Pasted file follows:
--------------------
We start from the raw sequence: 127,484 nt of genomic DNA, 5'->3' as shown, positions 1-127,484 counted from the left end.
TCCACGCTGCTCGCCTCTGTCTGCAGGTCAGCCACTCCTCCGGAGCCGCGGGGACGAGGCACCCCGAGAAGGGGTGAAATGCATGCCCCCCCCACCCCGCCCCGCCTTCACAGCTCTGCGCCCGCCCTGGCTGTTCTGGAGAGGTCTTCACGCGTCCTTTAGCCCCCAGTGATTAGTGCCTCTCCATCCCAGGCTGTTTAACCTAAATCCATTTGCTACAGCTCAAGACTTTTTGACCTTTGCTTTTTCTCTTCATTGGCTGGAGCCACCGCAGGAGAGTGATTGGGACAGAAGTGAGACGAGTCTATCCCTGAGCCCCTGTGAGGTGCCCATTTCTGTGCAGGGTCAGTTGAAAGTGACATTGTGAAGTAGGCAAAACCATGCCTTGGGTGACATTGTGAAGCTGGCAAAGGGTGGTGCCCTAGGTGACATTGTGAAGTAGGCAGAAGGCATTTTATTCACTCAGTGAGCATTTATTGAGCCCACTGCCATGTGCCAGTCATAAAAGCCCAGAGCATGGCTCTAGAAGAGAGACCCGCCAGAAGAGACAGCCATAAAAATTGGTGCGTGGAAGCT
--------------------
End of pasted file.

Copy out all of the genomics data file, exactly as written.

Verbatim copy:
We start from the raw sequence: 127,484 nt of genomic DNA, 5'->3' as shown, positions 1-127,484 counted from the left end.
TCCACGCTGCTCGCCTCTGTCTGCAGGTCAGCCACTCCTCCGGAGCCGCGGGGACGAGGCACCCCGAGAAGGGGTGAAATGCATGCCCCCCCCACCCCGCCCCGCCTTCACAGCTCTGCGCCCGCCCTGGCTGTTCTGGAGAGGTCTTCACGCGTCCTTTAGCCCCCAGTGATTAGTGCCTCTCCATCCCAGGCTGTTTAACCTAAATCCATTTGCTACAGCTCAAGACTTTTTGACCTTTGCTTTTTCTCTTCATTGGCTGGAGCCACCGCAGGAGAGTGATTGGGACAGAAGTGAGACGAGTCTATCCCTGAGCCCCTGTGAGGTGCCCATTTCTGTGCAGGGTCAGTTGAAAGTGACATTGTGAAGTAGGCAAAACCATGCCTTGGGTGACATTGTGAAGCTGGCAAAGGGTGGTGCCCTAGGTGACATTGTGAAGTAGGCAGAAGGCATTTTATTCACTCAGTGAGCATTTATTGAGCCCACTGCCATGTGCCAGTCATAAAAGCCCAGAGCATGGCTCTAGAAGAGAGACCCGCCAGAAGAGACAGCCATAAAAATTGGTGCGTGGAAGCT